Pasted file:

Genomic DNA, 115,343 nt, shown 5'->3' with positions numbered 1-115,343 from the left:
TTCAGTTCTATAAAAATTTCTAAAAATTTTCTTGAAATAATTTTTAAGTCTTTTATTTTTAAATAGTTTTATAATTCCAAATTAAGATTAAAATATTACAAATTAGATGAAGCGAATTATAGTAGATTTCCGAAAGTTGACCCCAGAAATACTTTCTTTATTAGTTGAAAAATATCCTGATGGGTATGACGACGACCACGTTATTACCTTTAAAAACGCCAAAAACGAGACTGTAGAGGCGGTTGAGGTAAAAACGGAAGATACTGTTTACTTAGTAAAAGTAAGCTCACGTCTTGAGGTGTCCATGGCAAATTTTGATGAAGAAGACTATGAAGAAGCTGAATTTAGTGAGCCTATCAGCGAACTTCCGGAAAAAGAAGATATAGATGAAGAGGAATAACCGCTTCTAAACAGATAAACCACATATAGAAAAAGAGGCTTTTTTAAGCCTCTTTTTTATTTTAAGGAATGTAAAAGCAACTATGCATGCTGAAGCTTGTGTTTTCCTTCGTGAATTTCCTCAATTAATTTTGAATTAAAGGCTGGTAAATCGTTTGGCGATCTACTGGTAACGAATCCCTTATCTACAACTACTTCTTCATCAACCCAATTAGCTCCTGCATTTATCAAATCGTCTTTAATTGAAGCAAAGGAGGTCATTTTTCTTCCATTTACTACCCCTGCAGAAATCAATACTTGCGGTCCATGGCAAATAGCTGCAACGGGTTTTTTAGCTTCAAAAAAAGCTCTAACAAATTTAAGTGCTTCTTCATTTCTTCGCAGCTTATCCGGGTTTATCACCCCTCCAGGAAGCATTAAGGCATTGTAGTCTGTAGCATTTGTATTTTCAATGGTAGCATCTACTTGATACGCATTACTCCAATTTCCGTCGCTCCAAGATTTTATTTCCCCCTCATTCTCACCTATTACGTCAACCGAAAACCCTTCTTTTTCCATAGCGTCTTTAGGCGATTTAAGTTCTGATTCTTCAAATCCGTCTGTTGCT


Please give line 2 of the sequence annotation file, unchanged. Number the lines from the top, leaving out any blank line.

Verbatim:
TTCAGTTCTATAAAAATTTCTAAAAATTTTCTTGAAATAATTTTTAAGTCTTTTATTTTTAAATAGTTTTATAATTCCAAATTAAGATTAAAATATTACAAATTAGATGAAGCGAATTATAGTAGATTTCCGAAAGTTGACCCCAGAAATACTTTCTTTATTAGTTGAAAAATATCCTGATGGGTATGACGACGACCACGTTATTACCTTTAAAAACGCCAAAAACGAGACTGTAGAGGCGGTTGAGGTAAAAACGGAAGATACTGTTTACTTAGTAAAAGTAAGCTCACGTCTTGAGGTGTCCATGGCAAATTTTGATGAAGAAGACTATGAAGAAGCTGAATTTAGTGAGCCTATCAGCGAACTTCCGGAAAAAGAAGATATAGATGAAGAGGAATAACCGCTTCTAAACAGATAAACCACATATAGAAAAAGAGGCTTTTTTAAGCCTCTTTTTTATTTTAAGGAATGTAAAAGCAACTATGCATGCTGAAGCTTGTGTTTTCCTTCGTGAATTTCCTCAATTAATTTTGAATTAAAGGCTGGTAAATCGTTTGGCGATCTACTGGTAACGAATCCCTTATCTACAACTACTTCTTCATCAACCCAATTAGCTCCTGCATTTATCAAATCGTCTTTAATTGAAGCAAAGGAGGTCATTTTTCTTCCATTTACTACCCCTGCAGAAATCAATACTTGCGGTCCATGGCAAATAGCTGCAACGGGTTTTTTAGCTTCAAAAAAAGCTCTAACAAATTTAAGTGCTTCTTCATTTCTTCGCAGCTTATCCGGGTTTATCACCCCTCCAGGAAGCATTAAGGCATTGTAGTCTGTAGCATTTGTATTTTCAATGGTAGCATCTACTTGATACGCATTACTCCAATTTCCGTCGCTCCAAGATTTTATTTCCCCCTCATTCTCACCTATTACGTCAACCGAAAACCCTTCTTTTTCCATAGCGTCTTTAGGCGATTTAAGTTCTGATTCTTCAAATCCGTCTGTTGCT